Connecting with the community, nonprofit networking promotes mission & vision.

St. Croix Valley Restorative Justice Program, SCVRJP began from an idea, just 12 and a half years ago and now services and programs have reached nearly 2,000 in just the first half of 2012.  Many dedicated board members, staff, volunteers, supporters and partners have helped develop and create the nonprofit that “promotes peace & belonging utilizing restorative justice principles & practices” (the mission of SCVRJP).

The nature of Restorative Justice is involve the community in repairing harm.  What Restorative Justice views as harm, is often times often labeled by a particular crime or violation of school code.  Harm, is anything that violates the integrity of another person.  Many times that can extend beyond what laws offer for protection.  If harm doesn’t have the criminal or legal definition, then those systems can’t engage as they might with situations that meet criminal and legal definitions.  SCVRJP focuses on our mission and addresses peace & belonging from building community to responding to crime and harm.

Our work with schools has been developed over time.  Our services are offered  and accepted as schools find value in the process of Circles and the use of Restorative Measures.

The mission of peace & belonging was demonstrated as SCVRJP was busy, helping teachers that will be using Circles as part of an advisory program.  Demonstrations and trainings included student mentors (upper classmen) to have role models in the freshman advisory groups.  It was easy to train on this topic, since SCVRJP engages community mentors in Circles.  Volunteers that support the philosophy, role model the process and provide input to repair the harm.  The feedback from these Circles was positive, that students and staff were able to see each other in a different light.  Confidence was built about using the Circle process and each Circle no matter the topic improves and builds your connections to community.  SCVRJP hosted 7 Circles in one afternoon!

When the harm in our community, the harm of suicide became a concern and a public forum (2010) was held, SCVRJP responded with Circles to support those impacted.  This has evolved into an entire program of services called Restorative Response.  Now SCVRJP is and can be present for any group requesting a Circle after being impacted by sudden, tragic loss – often times in situations of homicide, suicide, traffic fatality, drug overdose.  SCVRJP also offers monthly support group, Restorative Response Circles (6 week sessions) and informal support through a volunteer, match by the bereavement relationship (parent to parent, spouse to spouse).  This program also includes a Grieving Families Guide, which developed after a state trooper listened, and created a resource.  An SCVRJP volunteer, brought that resource to SCVRJP and asked, “can we do this”?  The Guide was distributed on May 31, 2012, and the resource is available to area law enforcement, medical responders, hospitals, grief support groups and is intended to be delivered within the first 48 hours of an un-natural death.  For more details or to obtain copies contact SCVRJP at SCVRJP@gmail.com.  For those outside our service area, the resource can be purchased at a minimal cost to cover printing.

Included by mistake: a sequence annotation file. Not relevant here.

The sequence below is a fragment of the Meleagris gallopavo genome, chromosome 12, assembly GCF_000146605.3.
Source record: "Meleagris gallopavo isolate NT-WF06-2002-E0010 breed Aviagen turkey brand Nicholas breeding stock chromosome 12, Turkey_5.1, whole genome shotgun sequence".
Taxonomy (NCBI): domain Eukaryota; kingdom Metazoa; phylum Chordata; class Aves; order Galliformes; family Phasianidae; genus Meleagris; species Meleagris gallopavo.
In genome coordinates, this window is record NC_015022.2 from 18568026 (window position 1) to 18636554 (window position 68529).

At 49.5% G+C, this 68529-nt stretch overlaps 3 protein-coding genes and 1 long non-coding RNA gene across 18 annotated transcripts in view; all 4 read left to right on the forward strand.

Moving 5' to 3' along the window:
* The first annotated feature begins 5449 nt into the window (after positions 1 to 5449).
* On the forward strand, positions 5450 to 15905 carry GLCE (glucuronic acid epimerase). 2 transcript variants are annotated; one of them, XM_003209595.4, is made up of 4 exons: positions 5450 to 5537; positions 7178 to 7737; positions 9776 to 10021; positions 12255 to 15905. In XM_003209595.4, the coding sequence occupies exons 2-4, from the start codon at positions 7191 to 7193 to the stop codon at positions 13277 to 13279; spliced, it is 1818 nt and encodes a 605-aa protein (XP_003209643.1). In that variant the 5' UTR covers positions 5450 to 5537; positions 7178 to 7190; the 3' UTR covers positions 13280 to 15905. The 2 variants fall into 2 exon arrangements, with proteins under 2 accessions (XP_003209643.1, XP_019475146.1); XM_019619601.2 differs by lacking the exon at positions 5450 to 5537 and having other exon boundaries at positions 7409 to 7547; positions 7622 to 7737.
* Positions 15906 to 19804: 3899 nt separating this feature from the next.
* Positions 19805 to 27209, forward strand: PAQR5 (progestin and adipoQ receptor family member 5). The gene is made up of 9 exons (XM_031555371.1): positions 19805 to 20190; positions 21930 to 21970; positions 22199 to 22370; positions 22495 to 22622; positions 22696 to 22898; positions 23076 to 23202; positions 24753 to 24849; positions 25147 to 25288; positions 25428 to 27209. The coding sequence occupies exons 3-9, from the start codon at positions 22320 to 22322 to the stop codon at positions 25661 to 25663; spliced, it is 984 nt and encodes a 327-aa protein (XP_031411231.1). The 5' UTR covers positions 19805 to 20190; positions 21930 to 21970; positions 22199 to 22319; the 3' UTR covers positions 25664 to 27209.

SCVRJP connects with community issues, and attends as many requests as possible.  The O’Connell Funeral Home and St. Bridgets Church hosted a Grief speaker, Richard Obershaw, author of Cry until you Laugh.  SCVRJP hosted a information table, shared resources and connected with community members.  The presentation included the importance of storytelling and sharing grief, the same methods the Restorative Response program provides.  Nonprofit networking includes being present for those that are sharing your message and collaborating with partners to build on strengths and connections.  These connections can them promote your mission and others relate our message.